The League of Women Voters of Oak Park and River Forest hosted a workshop Saturday for prospective candidates for the District 97 Board of Education and other elected offices in next year’s village elections.
About 14 people attended the Saturday morning workshop, which took place at the Dist. 97 board headquarters at 970 W. Madison St.
The workshop included current and former office holders who talked about running for and serving in office.
Next year’s election is April 17. The filing period for candidates running next April is from Jan. 29 to Feb. 5.
Dan Lesser, one of the workshop facilitators and former campaign manager for board president Carolyn Newberry Schwartz, said there are four parts to running for office: getting your campaign off the ground; mobilizing core support; dealing with the media; and having a strong final push down the stretch of the campaign.
But the first thing candidates should do is line up support.
“The biggest advice I can give is that you’ve got to get help for your campaign, and get help early,” Lesser said. “Inexperienced candidates are sometimes reluctant to ask for help and I just think that’s a mistake. There are a lot of people around you. You’ve got friends, you’ve got acquaintances. They are all very grateful to you because you’re willing to run and serve and make sacrifices for four years.”
Lesser said it would cost between $3,000 and $5,000 to run a respectable campaign, though other facilitators said it could cost more. Fliers, signs, buttons and media advertisements go into those costs, facilitators said.
Candidates, Lesser said, should hire a treasurer to manage their campaign’s finances, and hire a scheduler to manage appearances at events. One of the main events are ‘coffees’ held at a person’s home with likely supporters.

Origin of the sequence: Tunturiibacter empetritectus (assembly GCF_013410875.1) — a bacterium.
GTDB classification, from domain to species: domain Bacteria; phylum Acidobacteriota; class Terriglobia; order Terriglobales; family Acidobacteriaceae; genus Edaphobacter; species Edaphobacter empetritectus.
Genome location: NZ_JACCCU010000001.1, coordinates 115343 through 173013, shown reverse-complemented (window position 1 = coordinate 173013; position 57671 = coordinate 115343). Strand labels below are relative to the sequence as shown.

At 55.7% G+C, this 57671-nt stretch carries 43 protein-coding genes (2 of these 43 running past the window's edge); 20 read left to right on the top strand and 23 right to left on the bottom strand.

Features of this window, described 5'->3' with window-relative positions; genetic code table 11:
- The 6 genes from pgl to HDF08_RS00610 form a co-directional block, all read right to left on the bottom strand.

Facilitators said getting out at school events, such as PTO events, and meeting people directly was equally important.
Saturday’s other workshop facilitators were Marcia Frank, Dist. 97 Board of Education member, Tom Philion, a member of the Park Board of Commissioners for the Park District of Oak Park, and Nancy Leavy, a former member of the District 200 Board of Education.
Frank talked about the issues the next Dist. 97 board would face, which include the district’s strategic plan, teacher contract negotiations and program and curriculum evaluations. Frank also mentioned the district’s budget several times.
Other facilitators talked about what entails serving on a board, including the amount of time it takes.
Facilitators said the time spent deliberating on a board, in committees and attending events can vary from 30 hours a month to 30 hours a week, depending on the board.
“You don’t have to give your life over to this and I don’t think you should,” said Leavy.
Philion, who said he is not running for re-election next April, said being a good researcher while running, and serving, is a good practice for candidates.
“There are a lot of different perspectives out there, and there are a lot of different people and diversity in Oak Park. And in one way or another, you’ve got to find a way to engage with that,” he said. “When you’re pushing any kind of issue, you’ve got to be aware of those different perspectives.”
Philion noted that board members will have to take unpopular positions despite the community’s unrest, and that members themselves will have to take the lead on an issue or decision.
“An important part of being a board member is kind of being behind your executive director or superintendent when they make a decision or when your board makes a decision, even if you perhaps disagree with that. If the board as a whole makes a decision, then it’s part of your responsibility to help people understand the rationale for that decision,” Philion said.
Frank, elected to the Dist. 97 board in 2003, said she will not seek re-election to a second term next April. She joins follow board member and first-termer Dan Burke in not seeking re-election in ’07.
She said she’s not running because of her new position as operations manager and director for the Oak Park River Forest Children’s Chorus and the time that will take away from serving on the board. Frank added that she wants to spend more time with her family.
“These past four years have been exhilarating but also exhausting,” she said. “We’ve gone through a lot of transition, and that’s taking a considerable amount of time, and I think I’ve missed out on some family time that I’d like to get back to.”